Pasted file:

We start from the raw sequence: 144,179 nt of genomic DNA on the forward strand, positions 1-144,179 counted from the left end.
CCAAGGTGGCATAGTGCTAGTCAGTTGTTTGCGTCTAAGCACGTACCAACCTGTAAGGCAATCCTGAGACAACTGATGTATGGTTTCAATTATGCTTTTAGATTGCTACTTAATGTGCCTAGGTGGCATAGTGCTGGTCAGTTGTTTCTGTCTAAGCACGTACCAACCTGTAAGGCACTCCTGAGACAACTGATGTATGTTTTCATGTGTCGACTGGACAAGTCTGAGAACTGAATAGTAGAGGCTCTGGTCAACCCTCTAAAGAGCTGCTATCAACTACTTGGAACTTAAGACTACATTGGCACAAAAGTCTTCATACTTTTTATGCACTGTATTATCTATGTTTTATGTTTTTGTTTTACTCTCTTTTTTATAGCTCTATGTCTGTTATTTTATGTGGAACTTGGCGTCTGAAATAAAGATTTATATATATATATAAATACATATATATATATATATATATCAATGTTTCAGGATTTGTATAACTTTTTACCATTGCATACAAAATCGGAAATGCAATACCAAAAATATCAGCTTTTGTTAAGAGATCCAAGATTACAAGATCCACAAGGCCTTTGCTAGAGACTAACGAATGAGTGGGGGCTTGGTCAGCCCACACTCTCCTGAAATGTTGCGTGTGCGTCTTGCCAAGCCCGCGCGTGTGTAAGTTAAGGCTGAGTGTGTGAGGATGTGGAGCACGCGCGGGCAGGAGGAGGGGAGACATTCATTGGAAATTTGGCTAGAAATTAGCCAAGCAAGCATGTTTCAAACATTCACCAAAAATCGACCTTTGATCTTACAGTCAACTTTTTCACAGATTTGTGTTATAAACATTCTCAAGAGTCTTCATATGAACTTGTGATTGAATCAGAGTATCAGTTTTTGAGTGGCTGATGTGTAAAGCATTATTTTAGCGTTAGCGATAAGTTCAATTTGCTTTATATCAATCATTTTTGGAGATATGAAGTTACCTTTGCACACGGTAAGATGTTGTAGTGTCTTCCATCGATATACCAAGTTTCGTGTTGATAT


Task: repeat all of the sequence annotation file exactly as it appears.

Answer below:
We start from the raw sequence: 144,179 nt of genomic DNA on the forward strand, positions 1-144,179 counted from the left end.
CCAAGGTGGCATAGTGCTAGTCAGTTGTTTGCGTCTAAGCACGTACCAACCTGTAAGGCAATCCTGAGACAACTGATGTATGGTTTCAATTATGCTTTTAGATTGCTACTTAATGTGCCTAGGTGGCATAGTGCTGGTCAGTTGTTTCTGTCTAAGCACGTACCAACCTGTAAGGCACTCCTGAGACAACTGATGTATGTTTTCATGTGTCGACTGGACAAGTCTGAGAACTGAATAGTAGAGGCTCTGGTCAACCCTCTAAAGAGCTGCTATCAACTACTTGGAACTTAAGACTACATTGGCACAAAAGTCTTCATACTTTTTATGCACTGTATTATCTATGTTTTATGTTTTTGTTTTACTCTCTTTTTTATAGCTCTATGTCTGTTATTTTATGTGGAACTTGGCGTCTGAAATAAAGATTTATATATATATATAAATACATATATATATATATATATATCAATGTTTCAGGATTTGTATAACTTTTTACCATTGCATACAAAATCGGAAATGCAATACCAAAAATATCAGCTTTTGTTAAGAGATCCAAGATTACAAGATCCACAAGGCCTTTGCTAGAGACTAACGAATGAGTGGGGGCTTGGTCAGCCCACACTCTCCTGAAATGTTGCGTGTGCGTCTTGCCAAGCCCGCGCGTGTGTAAGTTAAGGCTGAGTGTGTGAGGATGTGGAGCACGCGCGGGCAGGAGGAGGGGAGACATTCATTGGAAATTTGGCTAGAAATTAGCCAAGCAAGCATGTTTCAAACATTCACCAAAAATCGACCTTTGATCTTACAGTCAACTTTTTCACAGATTTGTGTTATAAACATTCTCAAGAGTCTTCATATGAACTTGTGATTGAATCAGAGTATCAGTTTTTGAGTGGCTGATGTGTAAAGCATTATTTTAGCGTTAGCGATAAGTTCAATTTGCTTTATATCAATCATTTTTGGAGATATGAAGTTACCTTTGCACACGGTAAGATGTTGTAGTGTCTTCCATCGATATACCAAGTTTCGTGTTGATAT